The value of Myanmar’s aquaculture exports as of 10 September 2021 has dropped dramatically to US$742.7 million since 1 October 2020, falling short of $66 million to reach the value recorded during the year-ago period, as per the statistics released by the Ministry of Commerce.
Myanmar shipped $808.85 million worth of fishery products to the external market in the corresponding period of the last FY.
Myanmar Fisheries Federation (MFF) is attempting to grow fishery export regardless of the COVID-19 disruption on maritime trade, closure of land borders and fuel oil price instability due to Kyat depreciation.
Despite the open season of offshore fishing, Myanmar’s fishery export industry is facing a series of challenges such as the oil price hike, surge in container shipping rate, the closure of border posts, disruption on maritime trade and the COVID-19 negative impacts. Consequently, it will harm the export sector somehow in the long term.
“If the border post resumes the trade activity, the trade will go smoothly. The closure of the border posts is triggered by the COVID-19 threats. The cross-border between Myanmar and Bangladesh is still open for trade. The federation is planning to export fishery products to Bangladesh. Myanma Port Authority is also ensuring smooth freight flow with non-stop operation. The federation is attempting to tackle this fishery export hurdles,” said Dr Toe Nanda Tin, senior vice-president of MFF.
The price of fish fell by half. The high input cost such as fishing net, oil price posed another burden for the industry, coupled with the devaluation of Kyat in the forex market, Mawlamyine Commodity Centre stated.
The marketable fish products, especially fish, shrimp, eel and crab from Taninthayi and Ayeyawady regions and Rakhine State are primarily exported to foreign markets.
The federation is turning to the Bangladesh market with export potentials. MFF is working together with the stockholders in the supply chain to have sustainable export growth
The fishery exports through the Sino-Myanmar border has ground to a halt following the consequences and safety measures on the imported seafood amid the COVID-19 pandemic, traders stressed.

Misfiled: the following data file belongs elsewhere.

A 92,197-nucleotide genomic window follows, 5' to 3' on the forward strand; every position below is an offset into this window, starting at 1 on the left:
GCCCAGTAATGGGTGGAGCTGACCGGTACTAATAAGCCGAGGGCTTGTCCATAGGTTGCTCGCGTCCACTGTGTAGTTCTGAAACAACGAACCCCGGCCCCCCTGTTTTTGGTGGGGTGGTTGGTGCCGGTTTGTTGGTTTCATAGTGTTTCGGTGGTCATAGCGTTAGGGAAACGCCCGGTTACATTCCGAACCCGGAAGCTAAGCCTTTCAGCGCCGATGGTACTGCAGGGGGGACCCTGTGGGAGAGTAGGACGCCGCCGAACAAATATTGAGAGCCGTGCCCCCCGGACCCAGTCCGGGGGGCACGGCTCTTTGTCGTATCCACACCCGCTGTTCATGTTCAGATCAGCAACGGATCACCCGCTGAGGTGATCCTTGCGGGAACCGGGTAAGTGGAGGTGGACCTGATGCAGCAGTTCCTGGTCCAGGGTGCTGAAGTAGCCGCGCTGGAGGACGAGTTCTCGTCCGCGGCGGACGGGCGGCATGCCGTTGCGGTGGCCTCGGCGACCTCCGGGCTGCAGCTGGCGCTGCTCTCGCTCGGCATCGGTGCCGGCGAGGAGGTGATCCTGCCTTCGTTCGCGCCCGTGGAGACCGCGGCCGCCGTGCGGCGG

Myanmar’s fishery export was experiencing a downturn due to the import restrictions triggered by the detection of the COVID-19 on fish imports in China. Chinese market constitutes about 65 per cent of Myanmar’s fishery exports.
China accounted for US$254 million out of overall fishery export value of $850 million in the past financial year 2019-2020.
At present, China shut down the border areas in wake of the COVID surge in Myanmar.
Food and Agriculture Organization (FAO) and World Health Organization (WHO) issued guidelines to ensure food safety during the COVID-19 pandemic in April 2020.
The permitted companies are advised to carry out food safety plans, follow the guidelines of WHO and FAO, formulate the safety management system and suspend the exports if any suspicious foodborne virus or virus infection risk are found in the products. The export is likely to resume once the products meet food safety criteria set by the General Administration of Customs of the People Republic of China (GACC).
Myanmar Fisheries Federation stated that only the G2G pact can tackle problems which faced in the export of farm-raised fish and prawns and ensure smooth freight movement between countries to bolster exports.
During the last FY2019-2020, MFF expected to earn more than $800 million from fishery exports and it reached a target.
Myanmar exports fisheries products, such as fish, prawns, and crabs, to markets in 40 countries, including China, Saudi Arabia, the US, Japan, Singapore, Thailand, and countries in the European Union.
The MFF is making concerted efforts to increase fishery export earnings by developing fish farms that meet international standards and adopting advanced fishing techniques.
To ensure food safety, the foreign market requires suppliers to obtain Hazard Analysis and Critical Control Points (HACCP) and Good Aquaculture Practices (GAqP) certificates.
To meet international market standards, fishery products must be sourced only from hatcheries that are compliant with GAqP. The MFF is working with fish farmers, processors, and the Fisheries Department under the Ministry of Agriculture, Livestock, and Irrigation to develop the GAqP system.
Processors can screen fishery products for food safety at ISO-accredited laboratories under the Fisheries Department.
There are 480,000 acres of fish and prawn breeding farms across the country and more than 120 cold-storage facilities in Myanmar.
Myanmar exported 340,000 tonnes of fishery products worth $530 million in the 2013-2014FY, 330,000 tonnes worth $480 million in the 2014-2015FY, 360,000 tonnes worth $500 million in the 2015-2016FY, 430,000 tonnes worth $600 million in the 2016-2017FY, 560,000 tonnes worth $700 million in the 2017-2018FY and 580,000 tonnes worth over $730 million in the 2018-2019FY respectively, according to the Commerce Ministry. —KK/GNLM